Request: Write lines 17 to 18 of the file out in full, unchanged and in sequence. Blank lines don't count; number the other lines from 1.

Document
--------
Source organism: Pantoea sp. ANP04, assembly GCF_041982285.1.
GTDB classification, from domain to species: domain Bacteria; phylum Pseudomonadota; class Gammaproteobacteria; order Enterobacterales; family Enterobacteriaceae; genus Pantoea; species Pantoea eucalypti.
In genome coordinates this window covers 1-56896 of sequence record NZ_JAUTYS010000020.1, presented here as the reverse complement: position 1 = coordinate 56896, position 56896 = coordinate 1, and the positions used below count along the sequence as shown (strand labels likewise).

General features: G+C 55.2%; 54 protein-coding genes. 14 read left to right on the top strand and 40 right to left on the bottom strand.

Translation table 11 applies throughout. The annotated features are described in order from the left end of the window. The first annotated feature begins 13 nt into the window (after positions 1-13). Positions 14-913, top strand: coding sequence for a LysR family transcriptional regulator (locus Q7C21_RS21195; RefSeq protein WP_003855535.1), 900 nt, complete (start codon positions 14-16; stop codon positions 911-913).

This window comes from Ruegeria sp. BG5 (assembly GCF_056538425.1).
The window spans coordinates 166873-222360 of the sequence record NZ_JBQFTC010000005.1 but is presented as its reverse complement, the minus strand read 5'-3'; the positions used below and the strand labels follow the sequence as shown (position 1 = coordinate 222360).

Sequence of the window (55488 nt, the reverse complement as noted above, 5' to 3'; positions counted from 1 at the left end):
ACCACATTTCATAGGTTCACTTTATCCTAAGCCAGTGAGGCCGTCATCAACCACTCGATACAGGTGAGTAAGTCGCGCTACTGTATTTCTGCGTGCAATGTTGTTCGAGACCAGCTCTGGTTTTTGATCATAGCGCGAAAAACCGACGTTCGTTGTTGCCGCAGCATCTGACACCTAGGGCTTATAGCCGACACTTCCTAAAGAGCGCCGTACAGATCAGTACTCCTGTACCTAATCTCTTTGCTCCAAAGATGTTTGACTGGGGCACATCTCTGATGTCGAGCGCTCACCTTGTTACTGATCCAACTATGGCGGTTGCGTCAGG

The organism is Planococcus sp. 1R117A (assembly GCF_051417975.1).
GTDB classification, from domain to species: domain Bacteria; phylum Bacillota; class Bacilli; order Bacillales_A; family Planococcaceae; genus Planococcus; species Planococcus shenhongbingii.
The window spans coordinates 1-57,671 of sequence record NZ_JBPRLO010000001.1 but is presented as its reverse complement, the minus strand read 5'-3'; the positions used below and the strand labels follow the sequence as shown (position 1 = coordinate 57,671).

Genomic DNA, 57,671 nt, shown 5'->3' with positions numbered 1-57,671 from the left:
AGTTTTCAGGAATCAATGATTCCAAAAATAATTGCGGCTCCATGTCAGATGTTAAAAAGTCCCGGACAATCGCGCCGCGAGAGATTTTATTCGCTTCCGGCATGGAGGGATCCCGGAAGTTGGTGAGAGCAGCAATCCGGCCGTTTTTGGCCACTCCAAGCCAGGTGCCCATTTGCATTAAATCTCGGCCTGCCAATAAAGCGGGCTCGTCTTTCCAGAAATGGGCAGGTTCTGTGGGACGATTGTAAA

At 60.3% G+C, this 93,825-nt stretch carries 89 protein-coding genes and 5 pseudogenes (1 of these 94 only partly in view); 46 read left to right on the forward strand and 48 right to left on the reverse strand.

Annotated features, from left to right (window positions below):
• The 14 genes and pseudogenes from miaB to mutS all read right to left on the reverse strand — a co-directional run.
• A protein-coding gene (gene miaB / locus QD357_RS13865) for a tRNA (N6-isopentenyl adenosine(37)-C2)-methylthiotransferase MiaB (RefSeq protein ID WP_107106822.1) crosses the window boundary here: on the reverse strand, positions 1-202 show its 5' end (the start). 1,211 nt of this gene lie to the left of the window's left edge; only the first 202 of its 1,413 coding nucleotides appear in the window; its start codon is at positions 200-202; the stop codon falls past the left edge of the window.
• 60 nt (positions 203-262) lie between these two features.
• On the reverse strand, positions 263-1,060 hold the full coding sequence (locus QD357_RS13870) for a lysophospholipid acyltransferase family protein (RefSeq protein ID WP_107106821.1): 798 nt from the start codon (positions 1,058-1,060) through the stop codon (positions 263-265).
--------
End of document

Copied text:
• The 14 genes and pseudogenes from miaB to mutS all read right to left on the reverse strand — a co-directional run.
• A protein-coding gene (gene miaB / locus QD357_RS13865) for a tRNA (N6-isopentenyl adenosine(37)-C2)-methylthiotransferase MiaB (RefSeq protein ID WP_107106822.1) crosses the window boundary here: on the reverse strand, positions 1-202 show its 5' end (the start). 1,211 nt of this gene lie to the left of the window's left edge; only the first 202 of its 1,413 coding nucleotides appear in the window; its start codon is at positions 200-202; the stop codon falls past the left edge of the window.